December 10, 2009

Six Degrees of Separation, Assignment #1


I will attempt to connect the following:

(film): The Sound of Music (1965)
(news item): Current Health care Debate
(science): Electromagnetic Fields as Cutting Tools
(place): Germany
(required): Archigram's Work

One of the most popular musicals ever written was and probably always will be Roger & Hammerstein's "The Sound of Music" as per adapted in the same-titled 1965 film. What exactly draws it into the public's eye to make it wonderful? Well, the music of course! The music although originally written in the 50's, speaks to millions even today, and stands truly as 'classic' in most critic's eyes too. While although the movie has a memorable story with an outlook on one of the most horrific events in world history (WWII), what really keeps it in its own records is its wonderfully written music. The music is what drives so much of the fascination, not just with the film, but with its contents. And indeed music today is what drives a lot of pop culture and even political opinions.


With a lot of middle-aged folks tied up today over the rising cost of health-care in this country (USA) and the future outlook on where it might lead, many people are turning to alternative 'medicines' or pleasantry anecdotes for stress relieving mechanisms. People across all of history have always used music to help get them into moods they'd like to feel, certainly now with such long-term stress factors as the health-care reform debate are giving rise to many unwanted stress-related symptoms. It only makes sense that many people the country-over will be using such simple psycho-related calming medicines such as music (to top the list) on a regular basis. If music were to have a pill box label with an over-the-counter availability license, it would probably be the most widely used drug on the planet; It's cures would be numerous and its side-effects little (only upon intention). So as a useful tool to better our world, society treats as almost like a utility, much like running water from your faucet. But instead of having to pipe a line of music to your home, we're allowed to broadcast it wirelessly to anywhere the signal reaches. With this in mind, greater collective minds than our own have already set up huge networks of radio and digital means for relaying this awesome utility to our vehicles while we're on the go.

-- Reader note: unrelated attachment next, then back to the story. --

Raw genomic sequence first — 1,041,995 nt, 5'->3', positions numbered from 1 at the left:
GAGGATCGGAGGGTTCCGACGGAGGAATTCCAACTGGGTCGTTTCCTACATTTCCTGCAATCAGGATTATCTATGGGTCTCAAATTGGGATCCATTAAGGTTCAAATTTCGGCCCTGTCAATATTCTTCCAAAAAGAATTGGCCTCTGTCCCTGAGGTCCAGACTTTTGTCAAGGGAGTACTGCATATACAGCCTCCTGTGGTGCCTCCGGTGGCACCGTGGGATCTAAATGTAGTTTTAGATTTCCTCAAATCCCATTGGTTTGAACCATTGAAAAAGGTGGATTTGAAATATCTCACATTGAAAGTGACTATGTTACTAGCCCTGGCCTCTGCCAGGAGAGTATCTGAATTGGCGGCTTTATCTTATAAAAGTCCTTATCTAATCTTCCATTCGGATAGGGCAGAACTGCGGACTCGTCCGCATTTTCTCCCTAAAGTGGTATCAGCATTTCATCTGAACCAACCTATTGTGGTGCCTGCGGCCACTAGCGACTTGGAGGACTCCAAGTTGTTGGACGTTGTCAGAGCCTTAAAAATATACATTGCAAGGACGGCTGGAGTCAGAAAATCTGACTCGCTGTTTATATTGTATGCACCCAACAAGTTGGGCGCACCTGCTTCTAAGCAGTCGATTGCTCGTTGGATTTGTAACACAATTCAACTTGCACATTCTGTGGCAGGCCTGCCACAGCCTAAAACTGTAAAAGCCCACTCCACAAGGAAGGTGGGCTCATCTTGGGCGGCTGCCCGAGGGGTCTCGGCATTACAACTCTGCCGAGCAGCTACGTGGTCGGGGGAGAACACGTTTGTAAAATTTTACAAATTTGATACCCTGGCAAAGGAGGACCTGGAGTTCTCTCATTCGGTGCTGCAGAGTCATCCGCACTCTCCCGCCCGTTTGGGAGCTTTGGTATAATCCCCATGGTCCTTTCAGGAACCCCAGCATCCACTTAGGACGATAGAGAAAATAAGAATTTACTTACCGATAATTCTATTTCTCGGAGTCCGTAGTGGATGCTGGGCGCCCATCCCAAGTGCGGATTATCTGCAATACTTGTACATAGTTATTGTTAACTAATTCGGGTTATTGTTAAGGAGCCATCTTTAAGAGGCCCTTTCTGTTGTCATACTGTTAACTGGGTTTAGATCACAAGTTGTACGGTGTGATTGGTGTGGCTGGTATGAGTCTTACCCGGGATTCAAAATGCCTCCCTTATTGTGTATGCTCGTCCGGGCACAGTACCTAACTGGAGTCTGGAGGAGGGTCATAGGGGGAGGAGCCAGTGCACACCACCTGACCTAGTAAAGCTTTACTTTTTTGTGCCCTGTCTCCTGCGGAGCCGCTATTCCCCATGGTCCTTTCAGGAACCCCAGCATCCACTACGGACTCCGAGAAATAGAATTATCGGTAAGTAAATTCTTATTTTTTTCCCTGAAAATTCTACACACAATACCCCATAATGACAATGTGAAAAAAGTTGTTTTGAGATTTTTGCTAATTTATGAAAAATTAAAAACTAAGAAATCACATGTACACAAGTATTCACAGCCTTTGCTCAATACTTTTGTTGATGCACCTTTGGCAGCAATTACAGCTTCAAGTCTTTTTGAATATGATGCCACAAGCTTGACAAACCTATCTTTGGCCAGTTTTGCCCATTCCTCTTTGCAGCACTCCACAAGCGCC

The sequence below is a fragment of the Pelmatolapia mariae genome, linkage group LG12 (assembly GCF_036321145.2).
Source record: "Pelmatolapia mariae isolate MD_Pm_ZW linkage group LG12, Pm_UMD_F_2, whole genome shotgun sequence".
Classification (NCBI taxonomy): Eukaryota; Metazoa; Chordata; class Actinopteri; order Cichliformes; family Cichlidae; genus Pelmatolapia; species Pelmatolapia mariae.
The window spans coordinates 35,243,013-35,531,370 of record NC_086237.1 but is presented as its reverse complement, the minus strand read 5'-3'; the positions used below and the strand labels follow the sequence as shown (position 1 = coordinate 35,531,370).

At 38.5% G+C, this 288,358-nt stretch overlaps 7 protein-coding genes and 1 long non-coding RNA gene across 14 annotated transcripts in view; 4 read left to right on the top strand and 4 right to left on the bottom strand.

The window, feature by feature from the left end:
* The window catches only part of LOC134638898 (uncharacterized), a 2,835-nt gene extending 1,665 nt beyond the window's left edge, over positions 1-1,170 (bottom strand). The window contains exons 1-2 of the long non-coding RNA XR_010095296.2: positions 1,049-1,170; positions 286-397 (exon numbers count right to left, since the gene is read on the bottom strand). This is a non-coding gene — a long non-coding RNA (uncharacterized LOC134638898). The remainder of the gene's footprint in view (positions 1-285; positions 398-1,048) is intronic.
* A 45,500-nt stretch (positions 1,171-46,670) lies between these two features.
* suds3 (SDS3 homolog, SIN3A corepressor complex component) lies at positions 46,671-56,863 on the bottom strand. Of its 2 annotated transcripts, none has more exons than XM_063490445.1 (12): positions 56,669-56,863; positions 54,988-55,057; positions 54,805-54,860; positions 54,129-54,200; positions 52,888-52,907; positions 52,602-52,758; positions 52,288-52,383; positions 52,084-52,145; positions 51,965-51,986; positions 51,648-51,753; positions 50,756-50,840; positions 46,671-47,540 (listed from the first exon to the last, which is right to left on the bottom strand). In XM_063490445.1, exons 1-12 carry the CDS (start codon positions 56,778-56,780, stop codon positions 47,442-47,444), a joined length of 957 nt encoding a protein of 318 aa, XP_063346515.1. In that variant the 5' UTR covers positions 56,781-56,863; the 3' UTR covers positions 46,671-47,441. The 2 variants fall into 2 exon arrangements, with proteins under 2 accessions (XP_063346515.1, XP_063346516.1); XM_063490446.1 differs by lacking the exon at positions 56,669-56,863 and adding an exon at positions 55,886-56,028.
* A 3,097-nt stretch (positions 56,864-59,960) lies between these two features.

Of course those machines we drive come with plenty of other mechanisms to make the sometime hours of sitting in one place bearable. We look to the car manufactures to think about this when designing our vehicles and understanding the wants and needs of the different market's these vehicles cater towards. When constructing these machines though, our manufacturers need even more complicated tools to bring them to life on such mass scales. and often time within these manufacturing plants, they deal a lot of part fabrication before assembling those parts into a working vehicle. During these part fabrication processes, there will be a lot of cutting of raw materials, and during that cutting process, we see an emergence of a new technology being developed to make that step 7x easier -exactly. The emergence of a new electromagnetic process of cutting has enabled a much cleaner and faster and more energy efficient way to cut harder steels. -And this process is currently being developed for the vehicle industry. The technology will help to alleviate the mess caused by this process traditionally. And it's being developed in Germany where we also see a lot of advances in not just car design but design in general, especially in architecture. Archigram, a popular British experimental architecture firm with a self-titled magazine circulating in the 60's pressed more for an architectural revolution than was occurring at the time.

Nice quaint, and hurriedly wrapped-up. -Now wasn't that fun?

Source:
"Electromagnetic Fields as Cutting Tools" Science Daily (Dec. 10, 2009) > http://www.sciencedaily.com/releases/2009/12/091209113836.htm

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